This year, most of my herbs survived our incredibly mild winter. It still blows me away that delicate chervil, parsley, and thyme made it through bouts of snow and freezing temperatures. Although weathered a bit, they poke through dead leaves and acorn shoots like proud warriors. Fresh, strong, and happy.
With most of my herbs in place for the season, I guess I won't need the peat pots this year.....until I start thinking about tomatoes and fresh basil.
A couple of nights ago, I celebrated my urban herbal survival with a riff on omelettes aux fines herbes. Classically, an omelette aux fines herbes is made with a combination of herbs and beaten eggs cooked in a very hot omelette pan with clarified butter. Without browning the eggs, the omelette is stirred until it's almost set, folded, and rolled from the pan. I've never grasped that method. . Even after classes in school dedicated to the art of perfectly cooked, folded, and rolled French omelettes, I still can't (or don't want to) master the technique. It's a little too fiddly and fussy, anyway. I cook my omelettes in an omelette pan with unsalted non-clarified butter and fill them with whatever suits me. I briefly cover them before sliding and folding them out of the pan. They're big, bold, and fluffy. No apologies.
That being said, I used the idea of omelette aux fines herbes as a starting point for a playful take on green eggs and ham. We had gorgeous bluish/green tinted organic eggs that MIchael picked up during one of his weekly Fresh Market runs. I cracked two eggs into two individual ramekins before adding minced fresh chives, parsley, thyme, nutmeg, salt, and pepper to each egg-filled ramekin. I whisked the eggs and herbs until they were well blended and set them aside.
I had a huge chunk of prosciutto de parma. Really. Huge. I didn't have the patience (or a meat slicer) to shave the prosciutto into delicate paper thin slices, so I decided to treat it like country ham. Big, chewy hunks of salty ham. Yep. I sliced thick strips of prosciutto from a halved wheel of cured pork, cranked a cast iron skillet over a medium high flame, and drizzled it with oil before carefully added the prosciutto. I knew I was committing prosciutto purist sacrilege. Hell, I didn't care.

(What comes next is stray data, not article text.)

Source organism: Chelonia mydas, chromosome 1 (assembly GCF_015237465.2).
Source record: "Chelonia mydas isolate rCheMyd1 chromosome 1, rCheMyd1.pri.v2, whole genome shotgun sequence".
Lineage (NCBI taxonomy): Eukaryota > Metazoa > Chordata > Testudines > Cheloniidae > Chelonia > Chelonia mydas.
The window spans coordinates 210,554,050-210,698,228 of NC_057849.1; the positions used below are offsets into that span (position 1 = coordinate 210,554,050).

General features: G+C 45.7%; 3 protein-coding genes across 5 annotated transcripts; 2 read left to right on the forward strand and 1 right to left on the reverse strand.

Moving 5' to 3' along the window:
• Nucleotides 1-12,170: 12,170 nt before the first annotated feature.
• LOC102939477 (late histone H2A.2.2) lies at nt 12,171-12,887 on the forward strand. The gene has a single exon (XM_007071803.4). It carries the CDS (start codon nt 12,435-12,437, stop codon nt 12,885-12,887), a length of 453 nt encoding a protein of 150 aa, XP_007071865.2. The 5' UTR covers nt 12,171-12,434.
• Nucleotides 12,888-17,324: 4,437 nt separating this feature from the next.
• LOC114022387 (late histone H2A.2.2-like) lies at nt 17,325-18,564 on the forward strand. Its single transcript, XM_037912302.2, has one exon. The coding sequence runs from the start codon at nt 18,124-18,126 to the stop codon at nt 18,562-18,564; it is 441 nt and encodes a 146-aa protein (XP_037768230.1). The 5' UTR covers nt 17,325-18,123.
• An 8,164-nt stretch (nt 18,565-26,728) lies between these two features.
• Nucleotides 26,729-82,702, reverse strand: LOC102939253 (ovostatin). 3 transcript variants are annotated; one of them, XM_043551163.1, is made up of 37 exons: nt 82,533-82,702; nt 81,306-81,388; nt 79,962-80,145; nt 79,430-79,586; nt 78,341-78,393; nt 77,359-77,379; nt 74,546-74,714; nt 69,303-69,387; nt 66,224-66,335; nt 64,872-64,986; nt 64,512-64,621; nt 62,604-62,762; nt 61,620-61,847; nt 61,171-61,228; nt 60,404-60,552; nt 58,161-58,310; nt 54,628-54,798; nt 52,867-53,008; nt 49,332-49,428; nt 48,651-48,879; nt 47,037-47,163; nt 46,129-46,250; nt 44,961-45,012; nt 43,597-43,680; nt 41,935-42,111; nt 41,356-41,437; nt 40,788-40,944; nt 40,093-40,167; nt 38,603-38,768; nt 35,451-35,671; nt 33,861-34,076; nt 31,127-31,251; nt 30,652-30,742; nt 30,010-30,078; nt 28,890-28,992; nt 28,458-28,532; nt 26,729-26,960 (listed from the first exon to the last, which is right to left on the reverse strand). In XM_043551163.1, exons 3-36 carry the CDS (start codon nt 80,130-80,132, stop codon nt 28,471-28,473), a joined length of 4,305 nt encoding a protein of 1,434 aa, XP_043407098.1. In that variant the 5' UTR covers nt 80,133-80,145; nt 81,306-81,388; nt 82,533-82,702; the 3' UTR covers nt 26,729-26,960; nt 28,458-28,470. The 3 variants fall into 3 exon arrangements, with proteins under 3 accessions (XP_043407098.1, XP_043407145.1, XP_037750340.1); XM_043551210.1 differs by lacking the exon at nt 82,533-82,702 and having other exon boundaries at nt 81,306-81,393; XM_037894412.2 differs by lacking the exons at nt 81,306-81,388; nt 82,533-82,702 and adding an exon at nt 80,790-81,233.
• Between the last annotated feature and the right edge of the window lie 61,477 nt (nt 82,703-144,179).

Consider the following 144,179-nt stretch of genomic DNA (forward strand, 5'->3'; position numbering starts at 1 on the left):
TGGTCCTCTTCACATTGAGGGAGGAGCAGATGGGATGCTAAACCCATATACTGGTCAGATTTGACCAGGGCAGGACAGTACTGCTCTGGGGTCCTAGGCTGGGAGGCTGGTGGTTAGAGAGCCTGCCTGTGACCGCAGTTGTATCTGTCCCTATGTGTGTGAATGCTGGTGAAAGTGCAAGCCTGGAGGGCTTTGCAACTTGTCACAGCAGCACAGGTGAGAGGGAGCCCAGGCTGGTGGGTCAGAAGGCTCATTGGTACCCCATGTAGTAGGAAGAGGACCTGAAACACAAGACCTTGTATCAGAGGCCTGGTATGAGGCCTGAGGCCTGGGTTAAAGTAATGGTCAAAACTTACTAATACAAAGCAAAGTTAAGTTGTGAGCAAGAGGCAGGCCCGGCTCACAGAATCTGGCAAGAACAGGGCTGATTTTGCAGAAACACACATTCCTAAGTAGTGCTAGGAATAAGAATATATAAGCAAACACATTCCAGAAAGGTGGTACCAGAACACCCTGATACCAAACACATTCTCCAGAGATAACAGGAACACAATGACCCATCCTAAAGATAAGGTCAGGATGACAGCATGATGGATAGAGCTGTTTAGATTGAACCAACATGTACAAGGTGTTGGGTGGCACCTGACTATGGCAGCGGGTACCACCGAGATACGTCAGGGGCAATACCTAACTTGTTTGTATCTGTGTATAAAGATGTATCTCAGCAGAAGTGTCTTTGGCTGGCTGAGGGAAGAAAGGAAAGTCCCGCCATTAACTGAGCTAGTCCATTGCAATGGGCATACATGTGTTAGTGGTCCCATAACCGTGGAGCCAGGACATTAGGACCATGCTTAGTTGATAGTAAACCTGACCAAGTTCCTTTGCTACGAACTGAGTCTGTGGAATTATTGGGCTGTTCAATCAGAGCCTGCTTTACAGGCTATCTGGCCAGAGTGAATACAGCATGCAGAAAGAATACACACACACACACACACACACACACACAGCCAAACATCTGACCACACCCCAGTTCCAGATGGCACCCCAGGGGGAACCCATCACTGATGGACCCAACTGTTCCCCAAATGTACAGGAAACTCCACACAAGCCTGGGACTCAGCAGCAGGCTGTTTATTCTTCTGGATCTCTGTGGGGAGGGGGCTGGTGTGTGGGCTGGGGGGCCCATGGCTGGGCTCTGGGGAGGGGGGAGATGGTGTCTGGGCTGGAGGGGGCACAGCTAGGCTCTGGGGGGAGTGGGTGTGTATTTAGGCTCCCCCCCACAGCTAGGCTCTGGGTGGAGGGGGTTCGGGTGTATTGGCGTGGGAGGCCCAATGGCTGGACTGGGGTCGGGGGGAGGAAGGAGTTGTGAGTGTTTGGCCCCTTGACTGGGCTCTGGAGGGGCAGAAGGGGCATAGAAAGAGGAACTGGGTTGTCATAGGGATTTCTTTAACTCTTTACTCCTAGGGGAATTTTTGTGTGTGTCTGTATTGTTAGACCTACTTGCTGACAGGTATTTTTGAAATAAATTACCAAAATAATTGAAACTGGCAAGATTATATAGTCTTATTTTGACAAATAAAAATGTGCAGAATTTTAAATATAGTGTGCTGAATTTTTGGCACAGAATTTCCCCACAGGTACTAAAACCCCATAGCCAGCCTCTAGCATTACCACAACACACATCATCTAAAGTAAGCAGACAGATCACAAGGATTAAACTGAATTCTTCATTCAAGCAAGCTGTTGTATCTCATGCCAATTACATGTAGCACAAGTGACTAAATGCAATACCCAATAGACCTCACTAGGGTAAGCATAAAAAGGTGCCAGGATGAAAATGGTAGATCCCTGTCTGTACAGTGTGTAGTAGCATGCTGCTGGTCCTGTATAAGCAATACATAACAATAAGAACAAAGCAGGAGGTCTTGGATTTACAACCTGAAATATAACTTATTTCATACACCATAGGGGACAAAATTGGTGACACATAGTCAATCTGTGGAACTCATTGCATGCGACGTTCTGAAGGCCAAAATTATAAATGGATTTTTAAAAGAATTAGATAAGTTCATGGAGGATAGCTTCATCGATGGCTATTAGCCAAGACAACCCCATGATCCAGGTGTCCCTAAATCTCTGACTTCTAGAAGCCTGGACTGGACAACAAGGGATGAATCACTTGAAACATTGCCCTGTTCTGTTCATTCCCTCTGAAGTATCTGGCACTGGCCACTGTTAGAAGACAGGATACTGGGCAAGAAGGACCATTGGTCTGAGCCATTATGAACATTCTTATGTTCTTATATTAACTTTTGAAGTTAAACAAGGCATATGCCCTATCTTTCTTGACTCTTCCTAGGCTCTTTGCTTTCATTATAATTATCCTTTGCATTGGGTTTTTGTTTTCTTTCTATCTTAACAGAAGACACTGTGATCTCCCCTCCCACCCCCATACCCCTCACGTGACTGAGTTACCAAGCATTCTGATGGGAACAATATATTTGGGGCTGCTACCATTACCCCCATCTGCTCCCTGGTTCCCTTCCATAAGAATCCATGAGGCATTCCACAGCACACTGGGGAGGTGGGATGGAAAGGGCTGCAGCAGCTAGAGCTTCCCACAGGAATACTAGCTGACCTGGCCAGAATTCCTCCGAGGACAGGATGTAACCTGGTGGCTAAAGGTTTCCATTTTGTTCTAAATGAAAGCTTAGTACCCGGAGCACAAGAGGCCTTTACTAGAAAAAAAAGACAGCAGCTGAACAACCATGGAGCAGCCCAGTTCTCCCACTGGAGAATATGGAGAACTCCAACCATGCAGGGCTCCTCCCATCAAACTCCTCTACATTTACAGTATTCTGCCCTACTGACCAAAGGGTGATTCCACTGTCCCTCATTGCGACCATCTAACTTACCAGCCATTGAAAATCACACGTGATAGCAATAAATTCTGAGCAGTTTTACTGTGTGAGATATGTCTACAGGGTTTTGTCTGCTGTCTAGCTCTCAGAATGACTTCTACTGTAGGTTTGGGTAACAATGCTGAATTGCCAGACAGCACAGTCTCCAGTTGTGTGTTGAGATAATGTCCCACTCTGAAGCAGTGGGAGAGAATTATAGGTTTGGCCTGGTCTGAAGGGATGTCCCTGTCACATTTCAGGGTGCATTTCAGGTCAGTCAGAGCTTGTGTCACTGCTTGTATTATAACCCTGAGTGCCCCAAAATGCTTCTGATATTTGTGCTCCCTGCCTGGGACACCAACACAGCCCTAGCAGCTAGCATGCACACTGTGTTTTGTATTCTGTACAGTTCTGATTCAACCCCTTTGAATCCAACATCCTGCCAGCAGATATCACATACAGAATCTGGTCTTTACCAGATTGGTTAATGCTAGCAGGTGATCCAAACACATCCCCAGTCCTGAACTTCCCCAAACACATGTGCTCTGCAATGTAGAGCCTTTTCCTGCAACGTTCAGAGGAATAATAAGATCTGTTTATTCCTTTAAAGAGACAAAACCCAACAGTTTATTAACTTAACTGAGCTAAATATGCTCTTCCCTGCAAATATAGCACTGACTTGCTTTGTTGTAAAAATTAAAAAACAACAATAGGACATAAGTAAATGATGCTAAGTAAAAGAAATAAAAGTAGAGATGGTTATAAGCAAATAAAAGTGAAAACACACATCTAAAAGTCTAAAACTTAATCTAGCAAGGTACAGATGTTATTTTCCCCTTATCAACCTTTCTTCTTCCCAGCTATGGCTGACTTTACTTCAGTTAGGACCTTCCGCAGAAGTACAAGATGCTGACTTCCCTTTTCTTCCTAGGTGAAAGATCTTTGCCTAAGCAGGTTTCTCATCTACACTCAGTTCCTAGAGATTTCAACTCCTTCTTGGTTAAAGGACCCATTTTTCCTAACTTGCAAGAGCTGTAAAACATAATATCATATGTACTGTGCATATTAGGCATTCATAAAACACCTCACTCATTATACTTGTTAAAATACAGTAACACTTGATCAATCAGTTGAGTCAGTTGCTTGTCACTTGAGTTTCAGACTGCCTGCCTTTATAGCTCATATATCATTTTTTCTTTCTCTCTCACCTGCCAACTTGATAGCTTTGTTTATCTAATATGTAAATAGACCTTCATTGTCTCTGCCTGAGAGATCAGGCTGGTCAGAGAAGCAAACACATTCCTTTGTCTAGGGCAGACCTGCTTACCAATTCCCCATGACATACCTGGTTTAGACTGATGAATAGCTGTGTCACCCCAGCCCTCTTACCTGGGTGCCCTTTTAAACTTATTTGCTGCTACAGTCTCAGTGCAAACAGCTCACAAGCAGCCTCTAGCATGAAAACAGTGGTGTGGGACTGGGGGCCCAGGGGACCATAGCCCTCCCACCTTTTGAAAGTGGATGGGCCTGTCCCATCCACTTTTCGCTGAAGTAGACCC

I pan seared the prosciutto until it caramelized into beautifully browned pork candy and tossed sliced navel oranges into the skillet before deglazing the pan with 1/2 cup of fresh squeezed orange juice until the juice bubbled and reduced, napping the ham with a glistening glaze. Rule breaking heretic.
After sliding the glazed prosciutto into the oven to keep warm, I heated an omelette pan and added 2 tablespoons of butter. When the butter sizzled, I poured the herb-flecked beaten eggs into the pan and cooked them until they were almost set before topping them with creme fraiche, fresh spinach, and grated fontina cheese. I briefly covered the eggs to melt the cheese, removed the lid, and folded the omlettes onto our plates.
Glazed ham candy. Soft airy omelettes. Earthy spinach. Oozing fontina cheese. Fresh garden herbs.
Say! I like green eggs and ham! I do! I like them, Sam-I-am! ...So I will eat them in a box. And I will eat them with a fox. And I will eat them in a house. And I will eat them with a mouse. And I will eat them here and there. Say! I will eat them EVERYWHERE!